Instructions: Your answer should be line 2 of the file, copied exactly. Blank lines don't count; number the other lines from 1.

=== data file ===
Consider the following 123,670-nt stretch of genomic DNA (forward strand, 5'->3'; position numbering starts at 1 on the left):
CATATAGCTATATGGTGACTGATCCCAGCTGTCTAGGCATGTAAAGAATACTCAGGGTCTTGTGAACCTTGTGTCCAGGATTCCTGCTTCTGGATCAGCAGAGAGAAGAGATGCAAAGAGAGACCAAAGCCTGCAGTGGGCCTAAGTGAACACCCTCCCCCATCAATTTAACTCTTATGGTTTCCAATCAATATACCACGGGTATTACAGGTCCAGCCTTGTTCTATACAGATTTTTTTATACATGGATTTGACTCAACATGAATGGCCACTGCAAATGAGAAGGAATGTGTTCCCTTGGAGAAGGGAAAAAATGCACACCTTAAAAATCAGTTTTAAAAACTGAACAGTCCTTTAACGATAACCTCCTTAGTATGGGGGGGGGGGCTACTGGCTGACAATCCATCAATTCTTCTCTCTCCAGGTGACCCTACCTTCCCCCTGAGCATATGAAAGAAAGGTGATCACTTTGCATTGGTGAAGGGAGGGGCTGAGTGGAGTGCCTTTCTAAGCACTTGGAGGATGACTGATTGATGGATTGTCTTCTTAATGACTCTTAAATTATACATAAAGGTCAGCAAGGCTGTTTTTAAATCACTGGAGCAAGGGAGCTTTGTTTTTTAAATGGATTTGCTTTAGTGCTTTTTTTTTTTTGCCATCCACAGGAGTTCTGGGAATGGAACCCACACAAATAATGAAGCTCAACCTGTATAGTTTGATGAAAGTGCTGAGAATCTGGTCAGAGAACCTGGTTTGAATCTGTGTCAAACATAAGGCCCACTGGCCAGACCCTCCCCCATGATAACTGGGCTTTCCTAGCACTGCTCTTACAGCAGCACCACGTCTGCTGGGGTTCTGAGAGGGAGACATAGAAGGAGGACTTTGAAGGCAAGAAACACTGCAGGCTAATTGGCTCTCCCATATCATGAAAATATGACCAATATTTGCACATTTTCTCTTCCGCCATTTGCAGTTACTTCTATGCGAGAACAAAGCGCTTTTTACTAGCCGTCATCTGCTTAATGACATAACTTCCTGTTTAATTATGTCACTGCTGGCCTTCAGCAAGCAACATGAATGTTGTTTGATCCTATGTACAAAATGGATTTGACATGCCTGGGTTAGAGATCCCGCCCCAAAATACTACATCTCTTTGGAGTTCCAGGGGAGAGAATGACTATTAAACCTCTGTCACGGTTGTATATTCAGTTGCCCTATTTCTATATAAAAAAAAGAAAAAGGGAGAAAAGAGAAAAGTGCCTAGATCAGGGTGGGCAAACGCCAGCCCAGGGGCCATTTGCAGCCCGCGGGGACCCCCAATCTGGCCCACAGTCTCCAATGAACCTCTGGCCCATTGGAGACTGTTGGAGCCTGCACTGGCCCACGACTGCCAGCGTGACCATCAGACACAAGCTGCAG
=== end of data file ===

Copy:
CATATAGCTATATGGTGACTGATCCCAGCTGTCTAGGCATGTAAAGAATACTCAGGGTCTTGTGAACCTTGTGTCCAGGATTCCTGCTTCTGGATCAGCAGAGAGAAGAGATGCAAAGAGAGACCAAAGCCTGCAGTGGGCCTAAGTGAACACCCTCCCCCATCAATTTAACTCTTATGGTTTCCAATCAATATACCACGGGTATTACAGGTCCAGCCTTGTTCTATACAGATTTTTTTATACATGGATTTGACTCAACATGAATGGCCACTGCAAATGAGAAGGAATGTGTTCCCTTGGAGAAGGGAAAAAATGCACACCTTAAAAATCAGTTTTAAAAACTGAACAGTCCTTTAACGATAACCTCCTTAGTATGGGGGGGGGGGCTACTGGCTGACAATCCATCAATTCTTCTCTCTCCAGGTGACCCTACCTTCCCCCTGAGCATATGAAAGAAAGGTGATCACTTTGCATTGGTGAAGGGAGGGGCTGAGTGGAGTGCCTTTCTAAGCACTTGGAGGATGACTGATTGATGGATTGTCTTCTTAATGACTCTTAAATTATACATAAAGGTCAGCAAGGCTGTTTTTAAATCACTGGAGCAAGGGAGCTTTGTTTTTTAAATGGATTTGCTTTAGTGCTTTTTTTTTTTTGCCATCCACAGGAGTTCTGGGAATGGAACCCACACAAATAATGAAGCTCAACCTGTATAGTTTGATGAAAGTGCTGAGAATCTGGTCAGAGAACCTGGTTTGAATCTGTGTCAAACATAAGGCCCACTGGCCAGACCCTCCCCCATGATAACTGGGCTTTCCTAGCACTGCTCTTACAGCAGCACCACGTCTGCTGGGGTTCTGAGAGGGAGACATAGAAGGAGGACTTTGAAGGCAAGAAACACTGCAGGCTAATTGGCTCTCCCATATCATGAAAATATGACCAATATTTGCACATTTTCTCTTCCGCCATTTGCAGTTACTTCTATGCGAGAACAAAGCGCTTTTTACTAGCCGTCATCTGCTTAATGACATAACTTCCTGTTTAATTATGTCACTGCTGGCCTTCAGCAAGCAACATGAATGTTGTTTGATCCTATGTACAAAATGGATTTGACATGCCTGGGTTAGAGATCCCGCCCCAAAATACTACATCTCTTTGGAGTTCCAGGGGAGAGAATGACTATTAAACCTCTGTCACGGTTGTATATTCAGTTGCCCTATTTCTATATAAAAAAAAGAAAAAGGGAGAAAAGAGAAAAGTGCCTAGATCAGGGTGGGCAAACGCCAGCCCAGGGGCCATTTGCAGCCCGCGGGGACCCCCAATCTGGCCCACAGTCTCCAATGAACCTCTGGCCCATTGGAGACTGTTGGAGCCTGCACTGGCCCACGACTGCCAGCGTGACCATCAGACACAAGCTGCAG